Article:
Love Letters.

Before cell phones, we sent them to our grade school crush as a paper plane. At other times, we folded the letter to make a paper football. After cell phones, love letters became text messages – making our expression of interest more efficient.

But how are love letters being used these days? Specifically, how are they being used in real estate, and at what point does it violate fair housing?

What are Real Estate Love Letters?

In the real estate industry, the term ‘love letter’ is used to describe a document that a potential buyer uses to convince a seller that they are the perfect match for them, generally indicating why they are best qualified. Details about the family, and their interest in why they deserve the home are included in the letter.

Love letters are usually accompanied by a written purchase offer.

Are Love Letters A Buyer’s Last Option?

The U.S. Real Estate Market Today.

Despite the Pandemic, there has been a great housing boom in the United States. Eight years of strong house price growth doesn’t seem to have slowed.

A number of cities have reported significant growth over the course of the last few years, as shared by

A Housing Boom, but Not Enough Inventory.

There is a significant demand in today’s housing market. On average, sellers are receiving 4.8 offers for every home sold.

Prospective home buyers are frustrated, submitting as many as 34 offers to have a shot at buying a property. Some, are trying to cut through the noise by waiving their contingencies.

Private investors are trying to expand their portfolios by offering cash for parcels in various markets. Tech companies and fund management conglomerates are bulk-buying real estate assets to convert homes into rentals – leaving many buyers and their respective agents desperate to think outside the box.

How Are Buyers Forced to Think Outside the Box?

Some ways that buyers have stood competitive in today’s market include:

  1. Waiving some or all contingencies.
  2. Paying cash for homes.
  3. Taking advantage of short sale or foreclosure opportunities.
  4. Submitting a premium above appraised values.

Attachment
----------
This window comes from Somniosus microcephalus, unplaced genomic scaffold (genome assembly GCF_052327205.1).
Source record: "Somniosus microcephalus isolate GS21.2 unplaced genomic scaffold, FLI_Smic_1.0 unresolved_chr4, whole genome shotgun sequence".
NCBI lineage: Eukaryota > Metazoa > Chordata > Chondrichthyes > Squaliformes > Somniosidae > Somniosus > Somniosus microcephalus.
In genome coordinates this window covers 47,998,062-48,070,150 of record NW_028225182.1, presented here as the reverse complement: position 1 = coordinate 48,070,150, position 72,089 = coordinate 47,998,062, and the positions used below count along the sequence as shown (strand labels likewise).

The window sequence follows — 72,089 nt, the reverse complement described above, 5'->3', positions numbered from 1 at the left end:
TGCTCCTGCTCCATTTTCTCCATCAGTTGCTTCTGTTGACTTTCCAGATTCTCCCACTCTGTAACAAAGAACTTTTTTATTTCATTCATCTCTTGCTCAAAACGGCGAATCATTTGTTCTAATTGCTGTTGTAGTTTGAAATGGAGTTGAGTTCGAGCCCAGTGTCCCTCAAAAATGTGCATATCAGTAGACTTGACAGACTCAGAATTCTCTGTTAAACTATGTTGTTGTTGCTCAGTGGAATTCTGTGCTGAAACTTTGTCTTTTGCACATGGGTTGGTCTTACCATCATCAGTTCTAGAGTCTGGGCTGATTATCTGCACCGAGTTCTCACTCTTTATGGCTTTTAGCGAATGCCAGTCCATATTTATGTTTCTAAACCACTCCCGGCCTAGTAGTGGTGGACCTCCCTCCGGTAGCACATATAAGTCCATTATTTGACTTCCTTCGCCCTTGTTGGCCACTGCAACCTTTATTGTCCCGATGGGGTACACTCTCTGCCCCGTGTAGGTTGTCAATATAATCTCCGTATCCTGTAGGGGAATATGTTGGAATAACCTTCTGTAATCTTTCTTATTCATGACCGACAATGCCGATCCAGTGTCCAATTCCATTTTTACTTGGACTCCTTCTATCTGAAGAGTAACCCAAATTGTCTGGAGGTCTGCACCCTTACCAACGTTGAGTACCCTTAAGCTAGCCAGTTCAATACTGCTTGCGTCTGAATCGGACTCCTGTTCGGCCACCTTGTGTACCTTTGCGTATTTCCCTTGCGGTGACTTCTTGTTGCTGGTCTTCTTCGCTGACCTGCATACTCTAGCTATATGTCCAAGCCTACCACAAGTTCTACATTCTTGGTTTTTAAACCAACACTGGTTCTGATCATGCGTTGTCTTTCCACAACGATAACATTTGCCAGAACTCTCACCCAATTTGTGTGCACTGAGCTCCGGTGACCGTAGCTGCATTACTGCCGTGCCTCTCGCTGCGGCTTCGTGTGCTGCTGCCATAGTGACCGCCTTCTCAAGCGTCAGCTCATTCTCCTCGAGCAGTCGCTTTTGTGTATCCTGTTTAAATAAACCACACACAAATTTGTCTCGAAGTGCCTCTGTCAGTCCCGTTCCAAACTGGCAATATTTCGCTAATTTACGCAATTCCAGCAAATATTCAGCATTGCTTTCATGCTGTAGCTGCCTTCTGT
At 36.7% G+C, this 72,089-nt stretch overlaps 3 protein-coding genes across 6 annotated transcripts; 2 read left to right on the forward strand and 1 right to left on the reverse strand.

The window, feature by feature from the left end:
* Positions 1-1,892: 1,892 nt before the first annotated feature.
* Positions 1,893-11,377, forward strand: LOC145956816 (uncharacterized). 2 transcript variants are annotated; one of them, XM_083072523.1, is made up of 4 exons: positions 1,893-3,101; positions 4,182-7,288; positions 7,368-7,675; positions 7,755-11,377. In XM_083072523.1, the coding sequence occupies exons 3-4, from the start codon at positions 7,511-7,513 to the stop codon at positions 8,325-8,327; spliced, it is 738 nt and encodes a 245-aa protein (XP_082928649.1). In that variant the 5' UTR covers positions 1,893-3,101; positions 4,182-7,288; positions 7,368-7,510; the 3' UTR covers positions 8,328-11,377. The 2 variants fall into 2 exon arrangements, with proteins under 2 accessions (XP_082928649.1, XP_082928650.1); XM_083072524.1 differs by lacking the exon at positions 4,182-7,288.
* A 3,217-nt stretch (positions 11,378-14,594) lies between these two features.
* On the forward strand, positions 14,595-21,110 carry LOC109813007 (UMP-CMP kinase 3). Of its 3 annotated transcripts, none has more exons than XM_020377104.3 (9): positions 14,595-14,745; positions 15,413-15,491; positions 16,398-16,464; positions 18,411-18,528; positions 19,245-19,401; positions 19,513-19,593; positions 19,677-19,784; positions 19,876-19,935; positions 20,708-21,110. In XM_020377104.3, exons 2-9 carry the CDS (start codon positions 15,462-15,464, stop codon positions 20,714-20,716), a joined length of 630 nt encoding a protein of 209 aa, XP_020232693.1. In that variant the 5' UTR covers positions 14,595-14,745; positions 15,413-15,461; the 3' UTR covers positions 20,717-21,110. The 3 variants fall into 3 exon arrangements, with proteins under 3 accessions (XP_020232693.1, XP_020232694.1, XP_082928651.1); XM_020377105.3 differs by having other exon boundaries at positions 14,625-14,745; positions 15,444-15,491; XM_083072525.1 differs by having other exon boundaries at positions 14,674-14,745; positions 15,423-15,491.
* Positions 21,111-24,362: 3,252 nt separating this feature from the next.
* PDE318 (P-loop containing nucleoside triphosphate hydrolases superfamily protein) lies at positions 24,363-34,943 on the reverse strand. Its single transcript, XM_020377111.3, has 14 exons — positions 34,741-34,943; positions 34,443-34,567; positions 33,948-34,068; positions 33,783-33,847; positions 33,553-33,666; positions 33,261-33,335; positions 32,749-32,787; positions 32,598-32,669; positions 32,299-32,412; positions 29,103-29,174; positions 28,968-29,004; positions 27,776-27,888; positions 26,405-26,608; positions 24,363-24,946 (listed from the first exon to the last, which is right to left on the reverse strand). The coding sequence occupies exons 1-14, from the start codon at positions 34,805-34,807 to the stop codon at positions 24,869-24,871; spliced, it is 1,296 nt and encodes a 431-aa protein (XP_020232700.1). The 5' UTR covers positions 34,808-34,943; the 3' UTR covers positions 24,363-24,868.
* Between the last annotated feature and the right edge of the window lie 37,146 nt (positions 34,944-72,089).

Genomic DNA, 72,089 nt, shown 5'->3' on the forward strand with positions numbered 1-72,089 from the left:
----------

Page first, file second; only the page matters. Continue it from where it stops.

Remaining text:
5. Attaching a ‘Love Letter’ with offers.

Potential Problems That Can Arise with Homebuyer Love Letters.


There are a number of issues that can arise when using a love letter. While it is certainly legal for buyers to submit a letter of interest, many experts advise being extremely careful to avoid violating laws that protect against housing discrimination.

Buyer love letters are generally used to gain a competitive edge. The letter may disclose information about a buyer’s race, religion, or one’s family status, including marital status, age, and children.

In a 2020 article titled “Love Letters or Liability Letter?”, the National Association of Realtors (NAR) warned that the practice may make sellers and agents vulnerable to accusations of discrimination, as love letters often disclose personal details about a prospective buyer.

Last year, Oregon became the first state to ban ‘buyer love letters’ after Governor Kate Brwon signed House Bill 2550 in June. The law requires seller’s agents to reject direct communications from buyer to seller, outside the scope of a transaction offer. On Wednesday, a U.S. District Judge Marco Hernandez permanently blocked the ban, citing a violation of buyers’ First Amendment rights.

Fair Housing: Rights and Obligations

It is illegal to discriminate in the sale or rental of housing, including against individuals seeking a mortgage or housing assistance, or in other housing-related activities, according to the U.S. Department of Housing and Urban Development. Moreover, The Fair Housing Act protects people from discrimination against race, color, national origin, religion, sex (including gender, gender identity, sexual orientation, and sexual harassment), familial status, and disability.

As buyer love letters may be regarded as a form of marketing and advertising, it is also considered illegal for any marketing material to suggest a preference, limitation, or discriminate because of race, color, or any other protected class.

Some examples of advertising that may violate the Act include phrases such as “no children,” which indicates discrimination on the basis of family status, or “no wheelchairs,” which indicates disability discrimination.

A buyer or their respective agent may be accused of violating the law if a buyer’s love letter includes statements such as “We are a happy same-sex couple,” or “We are a peaceful family of four.” The phrases indicate sexual orientation and familial status, which are both protected in the Act.

How To Avoid Being Accused?

To avoid the possibility of being accused of housing discrimination, it is advisable to keep homebuyer love letters brief and to the point.

Love letters are not only used to identify buyers but are also used to market a property. It is important to be aware of what constitutes a violation of the law.

To further avoid accusations of discrimination, agents should also avoid submitting love letters that disclose information about a buyer’s race, religion, or one’s family status, including marital status, age, and children.

While it’s argued that a ban on love letters violates a buyer’s First Amendment rights, it is also argued that the letters are a form of marketing and advertising, and therefore, may still constitute an illegal or unethical practice.

In the end, agents, buyers, and sellers should be aware of the potential consequences of using love letters and should exercise caution when submitting them.

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